As the comparison is always going to find its way into this review, I figured I’d get it out of the way immediately. The only reason I listen to Pantera is because I mistakenly thought a new song I heard from ‘Vulgar Display of Power’ was from ‘The Law’, as I’d never heard of Pantera at the time. I’d even made my own ‘Slaughter’ T-shirt, as there was no way we’d ever get something like that in ZA in the early 90s. Anyway, enough about me. Sure, the only reason I listened to Exhorder in the first place was the cover of ‘Slaughter in the Vatican’ caught my eye as I was browsing through the friend that introduced me to most of what I listen to’s collection. He said, I’d enjoy it and he wasn’t wrong. And Exhorder is one of those bands that I always wanted more music from, to the point of getting Floodgate to get that fix. But, it wasn’t the same.
Now this time around… Holy crap, but has the nearly 30 year wait been worthwhile. Returning are Kyle Thomas (vocals) and Vinnie LaBella (lead guitar) with former member Jason VieBrooks (bass) and new guys Marzi Montazeri (lead guitar) and Sasha Horn (drums), both with excellent credentials, and as can be heard on the album, the proficiency to back them up.
Within 10 seconds, “My Time” is blasting away and you know Exhorder are back, and in imperious form. One of my favourite features of their song structure is the speed the guitars and drums are being played, while the vocals have a pace all their own for far more emphasis and impact. Watch the video clip for the song to see what I mean, besides it’s great too.
It’s good to see that their commitment to matrimony is as steadfast as ever, as attested to in “Asunder”, but it’s really the leads on the song that are able to make your heart flutter.
What can I say about the groove that is the riff for “Hallowed Sound”? The hint of aggression in Kyle’s voice has Jason’s bubbling bass accompanying it, as the slow steady drumming brings in the double timed lead and a gentle pace increase to the riffing, but never upping the tempo.
“Beware the Wolf” has no qualms in speeding things up, with the racing guitars and drums tempered by the deep slower vocals to keep the familiar Exhorder groove in place.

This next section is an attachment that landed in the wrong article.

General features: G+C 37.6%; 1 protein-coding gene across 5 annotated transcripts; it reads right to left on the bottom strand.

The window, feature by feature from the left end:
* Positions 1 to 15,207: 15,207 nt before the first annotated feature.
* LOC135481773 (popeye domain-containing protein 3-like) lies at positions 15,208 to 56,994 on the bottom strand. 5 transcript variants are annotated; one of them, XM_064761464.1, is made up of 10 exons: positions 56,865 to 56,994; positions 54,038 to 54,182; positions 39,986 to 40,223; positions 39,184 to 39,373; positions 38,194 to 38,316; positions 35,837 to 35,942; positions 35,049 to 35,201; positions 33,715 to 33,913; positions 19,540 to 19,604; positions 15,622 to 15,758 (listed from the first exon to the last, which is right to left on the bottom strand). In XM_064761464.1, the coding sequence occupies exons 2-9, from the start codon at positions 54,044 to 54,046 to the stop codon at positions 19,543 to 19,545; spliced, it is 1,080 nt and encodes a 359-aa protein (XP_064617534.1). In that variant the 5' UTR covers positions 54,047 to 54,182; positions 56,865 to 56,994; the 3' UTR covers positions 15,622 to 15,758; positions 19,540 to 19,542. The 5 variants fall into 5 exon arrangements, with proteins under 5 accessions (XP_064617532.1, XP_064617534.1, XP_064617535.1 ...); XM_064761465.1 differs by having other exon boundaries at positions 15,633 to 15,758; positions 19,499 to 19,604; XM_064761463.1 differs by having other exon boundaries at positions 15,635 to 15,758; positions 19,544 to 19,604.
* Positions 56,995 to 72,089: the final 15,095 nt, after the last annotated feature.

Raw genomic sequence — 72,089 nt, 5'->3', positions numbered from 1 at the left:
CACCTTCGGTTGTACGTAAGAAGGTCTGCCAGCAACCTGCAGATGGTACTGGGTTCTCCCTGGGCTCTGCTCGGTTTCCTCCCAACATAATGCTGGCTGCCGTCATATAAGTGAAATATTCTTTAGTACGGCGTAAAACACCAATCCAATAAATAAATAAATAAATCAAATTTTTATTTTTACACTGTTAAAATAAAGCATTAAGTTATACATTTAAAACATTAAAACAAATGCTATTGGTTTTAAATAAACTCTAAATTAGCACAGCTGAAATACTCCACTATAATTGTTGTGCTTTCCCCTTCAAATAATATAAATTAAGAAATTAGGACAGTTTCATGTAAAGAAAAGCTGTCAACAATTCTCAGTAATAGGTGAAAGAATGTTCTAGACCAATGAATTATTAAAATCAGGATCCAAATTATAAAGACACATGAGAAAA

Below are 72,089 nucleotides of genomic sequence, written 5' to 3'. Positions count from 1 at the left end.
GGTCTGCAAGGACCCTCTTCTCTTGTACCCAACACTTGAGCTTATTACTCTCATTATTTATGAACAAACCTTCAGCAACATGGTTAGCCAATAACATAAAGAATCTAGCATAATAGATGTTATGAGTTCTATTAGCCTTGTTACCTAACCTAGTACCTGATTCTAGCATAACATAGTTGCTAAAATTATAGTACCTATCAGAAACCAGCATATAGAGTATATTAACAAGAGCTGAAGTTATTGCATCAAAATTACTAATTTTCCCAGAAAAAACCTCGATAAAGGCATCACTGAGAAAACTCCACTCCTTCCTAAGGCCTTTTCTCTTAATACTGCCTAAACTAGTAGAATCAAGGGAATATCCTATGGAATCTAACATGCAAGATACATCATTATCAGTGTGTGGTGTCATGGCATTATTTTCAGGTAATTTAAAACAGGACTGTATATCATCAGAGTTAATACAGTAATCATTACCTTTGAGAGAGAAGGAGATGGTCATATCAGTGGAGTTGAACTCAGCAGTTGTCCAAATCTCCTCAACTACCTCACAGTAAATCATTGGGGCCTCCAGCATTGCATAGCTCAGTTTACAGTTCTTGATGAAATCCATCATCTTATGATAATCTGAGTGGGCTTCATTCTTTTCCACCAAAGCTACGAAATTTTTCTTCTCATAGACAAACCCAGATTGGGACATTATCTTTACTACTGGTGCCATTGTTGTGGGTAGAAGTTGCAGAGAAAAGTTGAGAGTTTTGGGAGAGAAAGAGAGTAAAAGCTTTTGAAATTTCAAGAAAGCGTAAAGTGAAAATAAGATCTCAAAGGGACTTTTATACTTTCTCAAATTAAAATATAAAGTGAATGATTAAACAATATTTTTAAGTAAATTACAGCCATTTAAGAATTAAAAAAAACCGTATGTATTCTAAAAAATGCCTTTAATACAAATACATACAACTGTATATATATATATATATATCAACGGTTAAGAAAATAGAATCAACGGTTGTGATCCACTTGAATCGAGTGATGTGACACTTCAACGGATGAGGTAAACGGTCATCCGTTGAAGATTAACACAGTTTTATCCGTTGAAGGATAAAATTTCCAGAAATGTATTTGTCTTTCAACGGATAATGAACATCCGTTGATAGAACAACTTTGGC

Slowing things right down to gently strummed acoustic levels is “Yesterday’s Bones”, but not before 6 minutes of heavy riffs and immaculate leads have come to their conclusion, as have the angry vocals that seem even more venomous at this laid back pace.
Throwing themselves right back into the thick of things, “All She Wrote” lets Sasha muck around with timing signatures all the while keeping the tempo metronomically precise.
Kyle’s voice goes from vicious with a touch of raspiness to near melodic crooning on “Rumination”, before rushing into the verse after the lead, all without ever uttering an inaudible syllable.
The sharp snap of the snare and popping of the background bass guitar allows the guitars, littered with false harmonics, to intertwine their leads on the mid-paced “Arms of Man” where the roars have a distinctive southern drawl, but it’s the final 30s of kick drums that are awesome.
And speaking of awesome footwork, Chris Nail joins them on drums for a re-rendering of 1986’s “Ripping Flesh” and at the speed he’s playing the song, it’s blistering to say the least. His rather familiar, manic yet perfectly in control style is exactly what the song requires.
The laconic and lumbering “Mourn the Southern Skies” is perfectly paced to end the album as it oozes its bluesy meandering and gets Kyle to do plenty more than sing in anger as he displays a range of emotions, also captured by the languid leads as Vinne and Marzi run their fingers up and down the necks of their guitars.
Sure, I’m biased because I love the band, but I would also hold no punches if I thought the album was crap, which it most certainly is not.
(9/10 Marco Gaminara)